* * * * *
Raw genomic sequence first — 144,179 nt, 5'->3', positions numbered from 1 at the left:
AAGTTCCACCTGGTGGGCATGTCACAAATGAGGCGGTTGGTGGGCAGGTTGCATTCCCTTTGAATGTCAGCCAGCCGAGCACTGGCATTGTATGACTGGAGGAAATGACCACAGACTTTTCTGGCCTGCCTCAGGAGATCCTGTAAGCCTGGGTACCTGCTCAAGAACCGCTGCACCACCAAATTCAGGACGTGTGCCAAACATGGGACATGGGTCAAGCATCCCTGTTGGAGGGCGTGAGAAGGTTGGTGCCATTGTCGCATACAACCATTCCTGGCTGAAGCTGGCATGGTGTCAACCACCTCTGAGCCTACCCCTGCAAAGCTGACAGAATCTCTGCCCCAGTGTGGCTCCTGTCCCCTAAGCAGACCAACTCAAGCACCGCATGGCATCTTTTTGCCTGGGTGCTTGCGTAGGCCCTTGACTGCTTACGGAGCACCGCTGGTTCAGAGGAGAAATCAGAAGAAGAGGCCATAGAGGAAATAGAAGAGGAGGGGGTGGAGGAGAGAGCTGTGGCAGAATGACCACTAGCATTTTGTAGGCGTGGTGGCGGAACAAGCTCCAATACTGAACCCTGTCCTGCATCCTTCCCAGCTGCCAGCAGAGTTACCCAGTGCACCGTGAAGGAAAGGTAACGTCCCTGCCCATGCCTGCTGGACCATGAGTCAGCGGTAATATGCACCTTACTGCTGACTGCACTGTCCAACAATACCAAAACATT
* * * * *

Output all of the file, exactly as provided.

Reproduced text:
Raw genomic sequence first — 144,179 nt, 5'->3', positions numbered from 1 at the left:
AAGTTCCACCTGGTGGGCATGTCACAAATGAGGCGGTTGGTGGGCAGGTTGCATTCCCTTTGAATGTCAGCCAGCCGAGCACTGGCATTGTATGACTGGAGGAAATGACCACAGACTTTTCTGGCCTGCCTCAGGAGATCCTGTAAGCCTGGGTACCTGCTCAAGAACCGCTGCACCACCAAATTCAGGACGTGTGCCAAACATGGGACATGGGTCAAGCATCCCTGTTGGAGGGCGTGAGAAGGTTGGTGCCATTGTCGCATACAACCATTCCTGGCTGAAGCTGGCATGGTGTCAACCACCTCTGAGCCTACCCCTGCAAAGCTGACAGAATCTCTGCCCCAGTGTGGCTCCTGTCCCCTAAGCAGACCAACTCAAGCACCGCATGGCATCTTTTTGCCTGGGTGCTTGCGTAGGCCCTTGACTGCTTACGGAGCACCGCTGGTTCAGAGGAGAAATCAGAAGAAGAGGCCATAGAGGAAATAGAAGAGGAGGGGGTGGAGGAGAGAGCTGTGGCAGAATGACCACTAGCATTTTGTAGGCGTGGTGGCGGAACAAGCTCCAATACTGAACCCTGTCCTGCATCCTTCCCAGCTGCCAGCAGAGTTACCCAGTGCACCGTGAAGGAAAGGTAACGTCCCTGCCCATGCCTGCTGGACCATGAGTCAGCGGTAATATGCACCTTACTGCTGACTGCACTGTCCAACAATACCAAAACATT